- Dana O'Neil, ESPN Senior Writer
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CINCINNATI -- He has won 82 games and lost just 24. He's 3-for-3 in NCAA tournament berths and never failed to win at least one game in the Big Dance.
Life has been good for Jason Love, a smooth ride on the express train to basketball success. So excuse him for greedily hoping for more of the same in his senior season at Xavier.
Love ran into the first pothole on April 6, when his head coach, Sean Miller, left for Arizona. A regular on the short list in most coaching searches, Miller had said no so consistently that Love was caught off guard when Miller finally left.
Two weeks later, Love was jolted out of his reverie again. Derrick Brown, Xavier's leading scorer, decided to keep his name in the NBA draft.
Welcome to your close-up, Mr. Love.
"I'm not going to lie, it was hard,'' said the reserved Love. "I was really looking forward to my senior year, and then we lost Derrick and Coach. It was tough. But I had to take it in stride. Those things happen.''
They happen a lot at Xavier, where coaches have used the Cincinnati school as a springboard to bigger and better things: Pete Gillen went to Providence; Skip Prosser to Wake Forest; Thad Matta to Ohio State and Miller to Arizona.
And each time they happen, the same question gets asked: Can Xavier be as good?
The resounding answer has been yes. When Gillen left, Prosser took the Musketeers to the NCAA tournament four times, including two second-round appearances. After Prosser bolted, Matta led X to three consecutive tourney spots, including an Elite Eight berth in 2004. Picking up his predecessor's lead, Miller went to the tournament three times in four years, including his own Elite Eight spot in '08, followed by last season's Sweet 16 berth.
Why, Xavier would like to know, should things be any different under new coach Chris Mack?
"Xavier is a great program, with or without Sean Miller, with or without Derrick Brown,'' said junior Dante Jackson. "We're very aware of our past and what we have to live up to.''
Reasonable or not and past history be damned, the Musketeers nonetheless start this season in an unfamiliar place. Long the hunted in the Atlantic 10, they are outside the Top 25 and playing second fiddle to cross-state A-10 rival Dayton.
There are good reasons. Along with Brown, Xavier lost B.J. Raymond and C.J. Anderson, both starters.
But the biggest question mark is about the guy not wearing sneakers. The 39-year-old Mack is the most unknown commodity and the biggest reason why the caution flag is up around Xavier.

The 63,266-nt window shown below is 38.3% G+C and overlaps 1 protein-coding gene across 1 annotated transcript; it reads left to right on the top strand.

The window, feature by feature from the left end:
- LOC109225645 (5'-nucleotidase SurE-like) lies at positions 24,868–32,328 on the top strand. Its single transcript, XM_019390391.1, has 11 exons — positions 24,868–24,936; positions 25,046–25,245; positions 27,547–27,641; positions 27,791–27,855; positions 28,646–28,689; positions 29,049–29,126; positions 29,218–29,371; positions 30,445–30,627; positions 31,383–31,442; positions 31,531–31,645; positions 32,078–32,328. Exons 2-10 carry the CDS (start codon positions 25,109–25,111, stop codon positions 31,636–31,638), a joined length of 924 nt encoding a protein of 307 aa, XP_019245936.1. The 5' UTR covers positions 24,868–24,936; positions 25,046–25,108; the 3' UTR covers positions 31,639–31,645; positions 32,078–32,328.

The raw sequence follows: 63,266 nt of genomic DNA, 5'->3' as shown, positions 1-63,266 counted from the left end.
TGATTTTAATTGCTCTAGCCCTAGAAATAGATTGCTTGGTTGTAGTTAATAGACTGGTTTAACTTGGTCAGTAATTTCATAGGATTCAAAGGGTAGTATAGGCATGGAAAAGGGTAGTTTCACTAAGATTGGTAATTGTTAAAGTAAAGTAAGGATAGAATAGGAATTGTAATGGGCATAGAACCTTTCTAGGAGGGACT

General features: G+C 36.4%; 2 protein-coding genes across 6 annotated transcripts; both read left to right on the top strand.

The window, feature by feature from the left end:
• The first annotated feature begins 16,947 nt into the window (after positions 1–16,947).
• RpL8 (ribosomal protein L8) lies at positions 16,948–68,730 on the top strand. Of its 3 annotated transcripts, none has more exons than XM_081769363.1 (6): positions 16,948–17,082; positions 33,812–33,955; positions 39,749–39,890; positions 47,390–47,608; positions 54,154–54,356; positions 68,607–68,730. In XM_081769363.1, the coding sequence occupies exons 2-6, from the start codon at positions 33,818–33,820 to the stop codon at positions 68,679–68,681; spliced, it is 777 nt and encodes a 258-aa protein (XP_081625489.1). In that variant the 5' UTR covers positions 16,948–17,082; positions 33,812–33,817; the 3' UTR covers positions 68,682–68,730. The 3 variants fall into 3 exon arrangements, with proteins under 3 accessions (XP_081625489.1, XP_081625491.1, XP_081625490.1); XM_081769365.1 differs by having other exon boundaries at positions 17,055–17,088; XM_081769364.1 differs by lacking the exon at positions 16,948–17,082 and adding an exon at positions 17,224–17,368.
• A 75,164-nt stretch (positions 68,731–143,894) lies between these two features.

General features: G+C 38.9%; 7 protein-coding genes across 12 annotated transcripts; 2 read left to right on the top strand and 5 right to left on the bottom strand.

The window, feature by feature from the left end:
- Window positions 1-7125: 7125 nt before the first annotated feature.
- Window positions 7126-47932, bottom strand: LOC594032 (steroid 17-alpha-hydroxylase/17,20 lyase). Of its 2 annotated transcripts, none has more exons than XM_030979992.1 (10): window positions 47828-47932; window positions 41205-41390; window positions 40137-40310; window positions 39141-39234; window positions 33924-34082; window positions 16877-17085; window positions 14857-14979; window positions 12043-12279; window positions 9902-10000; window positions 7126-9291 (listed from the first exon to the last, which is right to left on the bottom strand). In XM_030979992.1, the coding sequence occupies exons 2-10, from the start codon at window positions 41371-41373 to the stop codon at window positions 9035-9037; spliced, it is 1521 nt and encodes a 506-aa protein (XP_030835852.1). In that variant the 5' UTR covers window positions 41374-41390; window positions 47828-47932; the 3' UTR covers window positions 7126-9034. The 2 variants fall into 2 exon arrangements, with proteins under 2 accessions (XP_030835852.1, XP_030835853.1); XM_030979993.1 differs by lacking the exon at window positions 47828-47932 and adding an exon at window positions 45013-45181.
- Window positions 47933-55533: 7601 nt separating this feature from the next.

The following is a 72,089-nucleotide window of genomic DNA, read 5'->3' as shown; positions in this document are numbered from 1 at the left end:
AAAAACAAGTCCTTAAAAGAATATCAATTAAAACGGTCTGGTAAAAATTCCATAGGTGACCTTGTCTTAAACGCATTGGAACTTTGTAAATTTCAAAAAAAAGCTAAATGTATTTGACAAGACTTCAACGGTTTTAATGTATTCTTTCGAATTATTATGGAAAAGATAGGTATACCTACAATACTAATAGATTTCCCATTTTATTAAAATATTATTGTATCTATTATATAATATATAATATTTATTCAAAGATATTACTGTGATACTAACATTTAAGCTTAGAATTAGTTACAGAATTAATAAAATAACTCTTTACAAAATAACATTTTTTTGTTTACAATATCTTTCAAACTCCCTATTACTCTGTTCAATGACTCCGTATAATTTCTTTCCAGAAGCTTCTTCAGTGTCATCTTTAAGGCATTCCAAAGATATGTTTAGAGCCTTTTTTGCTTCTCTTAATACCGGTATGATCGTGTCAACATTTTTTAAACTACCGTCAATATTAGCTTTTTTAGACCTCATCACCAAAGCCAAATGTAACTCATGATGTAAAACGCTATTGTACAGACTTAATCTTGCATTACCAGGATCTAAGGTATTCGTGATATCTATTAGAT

He knows that and he's just fine with it.
"There's a good reason to have questions,'' said Mack, who was an assistant at Xavier the past five seasons. "I get that. But we also can't get preoccupied with what the nation is thinking about us. I know what's expected. I played here. I've coached here. I know what our fans want. Shoot, my dad is one of those fans in the stands getting on the coaches when things aren't going right.''
To those who think Xavier might be uncomfortable with the underdog role, the X-men say reconsider.
As good as Xavier has been over the years -- eight NCAA tournament berths in the last nine seasons, 20-win seasons in 10 of the last 11, a three-year stranglehold on the A-10 standings -- when haven't the Musketeers been underdogs?
Their conference long has produced teams capable of making deep runs in the NCAA tournament -- Xavier, Dayton, Temple, Saint Joseph's to name a few -- but still has to claw for every scrap of national attention.
If there is a poster child for undervalued college basketball, it is Xavier.
Asked if his is considered a national program, Jackson doesn't even pause: "No, absolutely not,'' he said with a smirk. "I don't know why they don't. I'm not sure what else we have to do.''
Maybe winning when no one expects it will provide the answer.
And there is no doubt that, doubts aside, Xavier can still win. Love, long a rebounding machine content to do the dirty work, will need to become more productive offensively, and Jackson will need to pick up where he left off after a productive NCAA tournament run. But they aren't alone. The Musketeers also have point guard Terrell Holloway and center Kenny Frease back. Both played well in spurts as rookies.
And Xavier welcomes another player to the fold named Jordan Crawford. He dunked on LeBron James this summer -- you may have heard.
He can play a little, too. The Indiana transfer finished seventh in scoring among Big Ten freshmen two years ago, averaging 9.7 points per game. Part of the collateral damage from the Kelvin Sampson fallout, Crawford gives Xavier a proven scorer.
"We have an interesting team,'' Mack said. "We don't have anyone capable of playing the 3 and the 4. We have post players and guys who can handle the ball, so we'll do a lot of three-guard lineup. That's not to say it can't work. We just have to adjust.''
Sort of like Love.
The sting of that first wave of bad news has subsided. He and Mack, who always had a respectful relationship, have developed an even closer one now that Love is the lone senior and team captain.
Mack said if anyone could handle the shifting sands, it is Love, a guy he calls "emotionless" in the best sense of the word because he doesn't fall to pieces in the face of change.
But lest anyone wants to try to confuse that with uncaring, Love is here to clear it up. He has spent three years enjoying the spoils of success.
He's not interested in stopping now.
Dana O'Neil covers college basketball for ESPN.com and can be reached at email@example.com.